The Wisdom Of Panic: Firing CEOs When The Chips Are On The Line

Bejiqcavb2e9ycazw6i8pcauk6iqhca6pxdThe Wall Street Journal has made a great deal of the fact that six big company CEOs have been sacked in the last eight days. Chief executives are fired all the time, so the statistical analysis behind the idea that this is something special may be bogus, but the point is taken.

In normal economic periods, CEOs are forced out for ruining earnings that should be robust or doing something like going to a strip club and putting it on the company American Express as one particularly bold fellow from telecom company Savvis did two years ago.

During a recession, stockholders and boards are faced with share prices that can move down 80% or 90% in a year. In places like Citigroup (C), the fault many rest inside the company. At operations like book retailer Borders Group (BGP) no one is going to fix a problem which is caused by a fundamental change in consumer behavior. All the head of Borders can do it close stores and cut people.That requires almost no skill, just a person with a heart made of coal.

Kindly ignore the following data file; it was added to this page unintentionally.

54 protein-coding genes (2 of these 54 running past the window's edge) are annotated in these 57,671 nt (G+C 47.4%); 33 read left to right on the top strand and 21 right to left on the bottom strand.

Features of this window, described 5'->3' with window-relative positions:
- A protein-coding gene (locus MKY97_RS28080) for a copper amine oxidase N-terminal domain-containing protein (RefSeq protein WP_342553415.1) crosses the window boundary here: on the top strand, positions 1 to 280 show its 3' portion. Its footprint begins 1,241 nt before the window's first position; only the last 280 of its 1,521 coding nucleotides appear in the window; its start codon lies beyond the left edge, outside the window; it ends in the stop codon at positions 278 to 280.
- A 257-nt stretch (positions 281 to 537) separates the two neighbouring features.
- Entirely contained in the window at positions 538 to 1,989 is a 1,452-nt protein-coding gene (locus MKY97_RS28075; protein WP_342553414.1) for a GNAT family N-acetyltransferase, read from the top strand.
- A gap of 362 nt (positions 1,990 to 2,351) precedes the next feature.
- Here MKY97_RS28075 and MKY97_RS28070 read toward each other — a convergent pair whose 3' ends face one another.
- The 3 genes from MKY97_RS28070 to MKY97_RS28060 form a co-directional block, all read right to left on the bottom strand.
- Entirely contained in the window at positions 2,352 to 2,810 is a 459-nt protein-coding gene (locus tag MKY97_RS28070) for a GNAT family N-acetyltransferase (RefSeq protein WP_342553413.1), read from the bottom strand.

Replacing a CEO, even if he has modest flaws, during a recession is almost certainly a poor idea  A new man needs six months to meet everyone, find out how to spell the company’s name, and get a handle on why things are not going right. Most recruiters, in rare moments of honesty, would admit that many new CEOs don’t work out, no matter how thorough the vetting process was. It is not unlike drafting a professional football player. Sometimes men who look good on paper can’t make it at the next level.

Saving or preserving a company in a vicious downturn does requires some experience and experience that is entirely related to an industry and even an individual company. Knowing what buttons to push is an underestimated skill.

Recently, mutual fund company Alliance Berstein (AB) fired its CEO, a man with forty years at the firm. It brought in a manager from Merrill Lynch who was probably going to lose his job due to the broker merging with Bank of America (BAC).

Alliance Bernstein’s performance had been awful, but that was because it shared a problem which had run through the industry. People holding funds where taking their money out. The value of all assets were being undermined by a falling market.

Most CEOs are not sympathetic characters, but most have the value of experience. When the world starts to cave in, that is not altogether irrelevant.

Douglas A. McIntyre